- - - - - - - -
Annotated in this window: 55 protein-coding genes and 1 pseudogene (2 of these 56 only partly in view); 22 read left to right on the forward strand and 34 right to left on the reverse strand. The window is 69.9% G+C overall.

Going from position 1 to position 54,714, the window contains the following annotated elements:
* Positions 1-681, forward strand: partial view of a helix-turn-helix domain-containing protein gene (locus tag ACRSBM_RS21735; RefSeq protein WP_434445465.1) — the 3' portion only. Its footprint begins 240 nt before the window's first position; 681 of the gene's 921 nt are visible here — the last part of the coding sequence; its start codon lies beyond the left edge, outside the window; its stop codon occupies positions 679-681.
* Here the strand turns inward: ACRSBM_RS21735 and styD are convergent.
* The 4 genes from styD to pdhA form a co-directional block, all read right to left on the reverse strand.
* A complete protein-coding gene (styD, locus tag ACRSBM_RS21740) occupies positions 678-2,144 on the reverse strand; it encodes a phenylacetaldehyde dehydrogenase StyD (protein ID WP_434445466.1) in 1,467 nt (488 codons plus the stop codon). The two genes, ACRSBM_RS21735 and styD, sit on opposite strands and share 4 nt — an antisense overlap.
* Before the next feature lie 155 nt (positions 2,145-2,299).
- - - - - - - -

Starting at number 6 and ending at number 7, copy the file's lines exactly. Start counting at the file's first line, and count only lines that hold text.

* A complete protein-coding gene (styD, locus tag ACRSBM_RS21740) occupies positions 678-2,144 on the reverse strand; it encodes a phenylacetaldehyde dehydrogenase StyD (protein ID WP_434445466.1) in 1,467 nt (488 codons plus the stop codon). The two genes, ACRSBM_RS21735 and styD, sit on opposite strands and share 4 nt — an antisense overlap.
* Before the next feature lie 155 nt (positions 2,145-2,299).